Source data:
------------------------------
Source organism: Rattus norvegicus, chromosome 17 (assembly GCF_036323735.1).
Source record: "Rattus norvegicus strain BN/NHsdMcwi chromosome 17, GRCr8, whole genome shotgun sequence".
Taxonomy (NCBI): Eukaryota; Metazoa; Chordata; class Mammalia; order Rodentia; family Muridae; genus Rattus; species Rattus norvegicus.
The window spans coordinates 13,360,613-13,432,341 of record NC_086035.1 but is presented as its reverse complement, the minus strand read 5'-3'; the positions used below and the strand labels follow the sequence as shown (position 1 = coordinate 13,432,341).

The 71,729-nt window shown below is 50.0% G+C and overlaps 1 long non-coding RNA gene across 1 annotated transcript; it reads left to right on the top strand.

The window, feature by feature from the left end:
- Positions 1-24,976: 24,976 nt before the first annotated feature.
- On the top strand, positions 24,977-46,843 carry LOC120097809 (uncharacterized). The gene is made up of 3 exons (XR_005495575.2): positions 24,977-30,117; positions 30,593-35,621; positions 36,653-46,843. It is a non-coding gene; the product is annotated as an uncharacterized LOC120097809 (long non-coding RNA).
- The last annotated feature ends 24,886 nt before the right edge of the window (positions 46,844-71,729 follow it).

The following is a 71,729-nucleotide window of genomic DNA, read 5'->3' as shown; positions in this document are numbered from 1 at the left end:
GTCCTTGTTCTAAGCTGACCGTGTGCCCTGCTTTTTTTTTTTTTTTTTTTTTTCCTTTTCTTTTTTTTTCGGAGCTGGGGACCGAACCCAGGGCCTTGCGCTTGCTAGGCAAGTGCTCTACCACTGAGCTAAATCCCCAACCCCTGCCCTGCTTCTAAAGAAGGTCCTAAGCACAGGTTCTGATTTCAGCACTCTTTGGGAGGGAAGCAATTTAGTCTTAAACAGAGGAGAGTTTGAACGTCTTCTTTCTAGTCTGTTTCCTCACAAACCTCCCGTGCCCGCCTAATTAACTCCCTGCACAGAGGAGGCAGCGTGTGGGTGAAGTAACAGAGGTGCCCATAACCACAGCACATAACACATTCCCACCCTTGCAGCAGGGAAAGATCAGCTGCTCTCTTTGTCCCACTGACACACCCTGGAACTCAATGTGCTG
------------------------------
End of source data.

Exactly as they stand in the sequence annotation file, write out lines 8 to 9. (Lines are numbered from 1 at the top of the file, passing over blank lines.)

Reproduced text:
- On the top strand, positions 24,977-46,843 carry LOC120097809 (uncharacterized). The gene is made up of 3 exons (XR_005495575.2): positions 24,977-30,117; positions 30,593-35,621; positions 36,653-46,843. It is a non-coding gene; the product is annotated as an uncharacterized LOC120097809 (long non-coding RNA).
- The last annotated feature ends 24,886 nt before the right edge of the window (positions 46,844-71,729 follow it).